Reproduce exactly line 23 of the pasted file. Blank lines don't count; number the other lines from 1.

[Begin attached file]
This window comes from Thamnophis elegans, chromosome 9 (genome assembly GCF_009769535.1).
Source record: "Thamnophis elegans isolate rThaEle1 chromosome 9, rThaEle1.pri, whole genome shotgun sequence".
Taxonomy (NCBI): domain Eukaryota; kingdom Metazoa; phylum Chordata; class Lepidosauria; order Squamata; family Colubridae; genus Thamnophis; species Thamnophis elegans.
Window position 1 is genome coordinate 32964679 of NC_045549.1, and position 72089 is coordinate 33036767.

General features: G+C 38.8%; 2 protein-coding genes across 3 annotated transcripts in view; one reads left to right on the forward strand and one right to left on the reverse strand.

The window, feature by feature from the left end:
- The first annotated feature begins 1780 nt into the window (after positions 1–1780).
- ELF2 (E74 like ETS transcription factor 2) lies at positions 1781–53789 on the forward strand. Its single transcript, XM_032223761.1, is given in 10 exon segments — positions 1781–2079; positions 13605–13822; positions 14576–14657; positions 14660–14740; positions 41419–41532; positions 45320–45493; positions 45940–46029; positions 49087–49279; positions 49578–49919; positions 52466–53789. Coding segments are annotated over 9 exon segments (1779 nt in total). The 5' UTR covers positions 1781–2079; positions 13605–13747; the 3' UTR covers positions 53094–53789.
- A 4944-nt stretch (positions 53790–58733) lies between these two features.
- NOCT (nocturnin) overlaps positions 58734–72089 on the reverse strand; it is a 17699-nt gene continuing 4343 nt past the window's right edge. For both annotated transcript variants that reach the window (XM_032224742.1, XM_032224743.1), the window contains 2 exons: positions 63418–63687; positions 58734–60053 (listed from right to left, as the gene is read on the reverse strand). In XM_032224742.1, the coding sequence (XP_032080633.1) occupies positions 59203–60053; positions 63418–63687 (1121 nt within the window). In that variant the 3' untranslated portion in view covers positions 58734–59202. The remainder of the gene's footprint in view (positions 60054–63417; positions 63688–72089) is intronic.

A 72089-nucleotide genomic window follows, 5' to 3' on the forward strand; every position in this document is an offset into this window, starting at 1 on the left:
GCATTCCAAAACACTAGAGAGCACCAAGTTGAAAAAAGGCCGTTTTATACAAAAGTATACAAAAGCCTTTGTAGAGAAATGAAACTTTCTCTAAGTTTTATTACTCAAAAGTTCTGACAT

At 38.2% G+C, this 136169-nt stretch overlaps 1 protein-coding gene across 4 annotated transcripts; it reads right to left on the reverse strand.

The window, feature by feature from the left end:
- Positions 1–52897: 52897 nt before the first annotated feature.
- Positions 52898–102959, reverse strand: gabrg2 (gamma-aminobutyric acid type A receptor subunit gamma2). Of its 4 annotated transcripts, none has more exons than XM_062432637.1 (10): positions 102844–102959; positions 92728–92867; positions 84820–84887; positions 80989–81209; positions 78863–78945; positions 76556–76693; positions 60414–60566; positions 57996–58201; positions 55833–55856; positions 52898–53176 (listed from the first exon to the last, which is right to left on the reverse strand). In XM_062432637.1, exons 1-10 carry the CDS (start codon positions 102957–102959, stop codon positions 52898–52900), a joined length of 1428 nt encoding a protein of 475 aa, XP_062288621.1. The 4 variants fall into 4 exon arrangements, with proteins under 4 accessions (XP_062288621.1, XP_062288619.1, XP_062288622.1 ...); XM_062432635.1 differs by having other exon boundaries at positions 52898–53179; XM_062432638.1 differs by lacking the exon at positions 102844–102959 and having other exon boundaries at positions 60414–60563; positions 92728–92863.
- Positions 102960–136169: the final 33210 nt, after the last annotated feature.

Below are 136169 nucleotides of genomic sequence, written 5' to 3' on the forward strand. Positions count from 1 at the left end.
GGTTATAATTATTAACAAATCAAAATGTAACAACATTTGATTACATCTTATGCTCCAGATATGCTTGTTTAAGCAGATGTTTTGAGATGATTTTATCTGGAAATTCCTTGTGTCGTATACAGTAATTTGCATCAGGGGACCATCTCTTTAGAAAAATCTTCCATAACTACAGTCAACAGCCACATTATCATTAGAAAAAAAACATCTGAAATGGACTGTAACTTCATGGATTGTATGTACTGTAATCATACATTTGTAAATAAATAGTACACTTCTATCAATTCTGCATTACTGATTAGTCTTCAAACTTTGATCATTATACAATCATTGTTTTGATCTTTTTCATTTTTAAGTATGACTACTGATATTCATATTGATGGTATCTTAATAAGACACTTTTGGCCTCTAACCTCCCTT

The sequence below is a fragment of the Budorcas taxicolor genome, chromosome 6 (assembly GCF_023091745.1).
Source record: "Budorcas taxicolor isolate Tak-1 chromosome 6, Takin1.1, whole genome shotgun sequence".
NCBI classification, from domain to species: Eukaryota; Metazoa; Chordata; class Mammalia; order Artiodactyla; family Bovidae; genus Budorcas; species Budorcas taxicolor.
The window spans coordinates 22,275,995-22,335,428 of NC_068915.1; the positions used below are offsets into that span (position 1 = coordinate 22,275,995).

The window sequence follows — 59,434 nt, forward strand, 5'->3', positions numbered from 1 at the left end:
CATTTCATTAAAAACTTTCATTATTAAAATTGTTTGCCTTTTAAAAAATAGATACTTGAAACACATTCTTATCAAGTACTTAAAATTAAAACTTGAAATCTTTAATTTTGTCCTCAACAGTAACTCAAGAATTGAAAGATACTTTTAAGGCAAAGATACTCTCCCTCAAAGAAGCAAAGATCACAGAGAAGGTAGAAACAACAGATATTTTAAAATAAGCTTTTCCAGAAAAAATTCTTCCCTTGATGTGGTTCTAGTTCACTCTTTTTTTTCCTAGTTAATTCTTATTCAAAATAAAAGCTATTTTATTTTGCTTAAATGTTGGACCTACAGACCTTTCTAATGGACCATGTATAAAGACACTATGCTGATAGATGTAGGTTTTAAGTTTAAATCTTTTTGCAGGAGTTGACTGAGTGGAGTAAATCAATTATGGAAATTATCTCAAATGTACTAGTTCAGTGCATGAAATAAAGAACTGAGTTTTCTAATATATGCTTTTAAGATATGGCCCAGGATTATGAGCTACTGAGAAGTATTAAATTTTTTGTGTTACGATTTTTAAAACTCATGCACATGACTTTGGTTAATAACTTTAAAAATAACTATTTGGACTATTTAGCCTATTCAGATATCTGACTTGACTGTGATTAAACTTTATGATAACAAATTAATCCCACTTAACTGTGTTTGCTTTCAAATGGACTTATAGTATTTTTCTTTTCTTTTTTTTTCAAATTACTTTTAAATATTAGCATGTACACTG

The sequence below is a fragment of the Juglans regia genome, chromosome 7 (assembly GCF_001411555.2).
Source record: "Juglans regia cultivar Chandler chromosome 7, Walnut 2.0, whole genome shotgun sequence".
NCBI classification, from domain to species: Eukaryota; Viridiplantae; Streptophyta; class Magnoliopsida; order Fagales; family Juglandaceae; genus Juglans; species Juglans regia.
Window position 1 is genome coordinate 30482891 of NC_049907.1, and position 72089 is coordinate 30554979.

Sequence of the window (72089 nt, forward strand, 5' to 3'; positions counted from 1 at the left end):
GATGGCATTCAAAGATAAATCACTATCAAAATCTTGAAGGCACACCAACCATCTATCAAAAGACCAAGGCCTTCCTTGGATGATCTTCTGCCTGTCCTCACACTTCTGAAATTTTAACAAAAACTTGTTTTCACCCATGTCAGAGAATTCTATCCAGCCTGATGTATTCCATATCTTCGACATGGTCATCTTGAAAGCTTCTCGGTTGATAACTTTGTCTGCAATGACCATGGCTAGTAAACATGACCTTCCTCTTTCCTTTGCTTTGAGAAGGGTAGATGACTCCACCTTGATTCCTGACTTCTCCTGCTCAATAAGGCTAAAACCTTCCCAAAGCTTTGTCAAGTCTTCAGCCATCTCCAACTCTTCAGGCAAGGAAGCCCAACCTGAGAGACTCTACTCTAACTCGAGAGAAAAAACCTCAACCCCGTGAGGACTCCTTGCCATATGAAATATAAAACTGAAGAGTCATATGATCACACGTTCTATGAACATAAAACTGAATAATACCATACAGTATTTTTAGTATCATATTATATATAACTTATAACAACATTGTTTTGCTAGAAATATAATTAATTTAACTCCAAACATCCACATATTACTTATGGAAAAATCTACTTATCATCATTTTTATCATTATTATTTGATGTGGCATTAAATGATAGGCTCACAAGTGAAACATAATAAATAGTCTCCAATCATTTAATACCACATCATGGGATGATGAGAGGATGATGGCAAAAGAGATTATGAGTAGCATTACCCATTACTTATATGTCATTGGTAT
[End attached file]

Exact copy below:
The window spans coordinates 22,275,995-22,335,428 of NC_068915.1; the positions used below are offsets into that span (position 1 = coordinate 22,275,995).